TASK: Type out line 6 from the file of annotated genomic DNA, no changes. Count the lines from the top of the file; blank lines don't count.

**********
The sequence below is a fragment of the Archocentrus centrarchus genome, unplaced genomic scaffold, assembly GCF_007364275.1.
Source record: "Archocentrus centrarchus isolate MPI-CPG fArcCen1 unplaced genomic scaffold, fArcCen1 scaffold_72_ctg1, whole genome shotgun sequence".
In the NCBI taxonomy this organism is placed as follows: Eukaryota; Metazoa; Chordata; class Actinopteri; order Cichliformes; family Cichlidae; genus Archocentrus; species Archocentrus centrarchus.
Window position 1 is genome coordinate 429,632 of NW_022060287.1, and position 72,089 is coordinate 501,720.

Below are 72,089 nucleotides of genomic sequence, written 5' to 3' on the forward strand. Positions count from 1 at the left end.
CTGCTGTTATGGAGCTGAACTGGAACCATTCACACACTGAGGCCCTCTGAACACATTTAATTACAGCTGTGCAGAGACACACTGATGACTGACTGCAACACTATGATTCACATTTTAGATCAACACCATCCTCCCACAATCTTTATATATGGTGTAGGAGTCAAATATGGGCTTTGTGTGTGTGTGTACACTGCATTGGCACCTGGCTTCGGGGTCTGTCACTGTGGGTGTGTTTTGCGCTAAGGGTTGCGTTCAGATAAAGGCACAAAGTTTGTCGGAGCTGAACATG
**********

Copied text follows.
CTGCTGTTATGGAGCTGAACTGGAACCATTCACACACTGAGGCCCTCTGAACACATTTAATTACAGCTGTGCAGAGACACACTGATGACTGACTGCAACACTATGATTCACATTTTAGATCAACACCATCCTCCCACAATCTTTATATATGGTGTAGGAGTCAAATATGGGCTTTGTGTGTGTGTGTACACTGCATTGGCACCTGGCTTCGGGGTCTGTCACTGTGGGTGTGTTTTGCGCTAAGGGTTGCGTTCAGATAAAGGCACAAAGTTTGTCGGAGCTGAACATG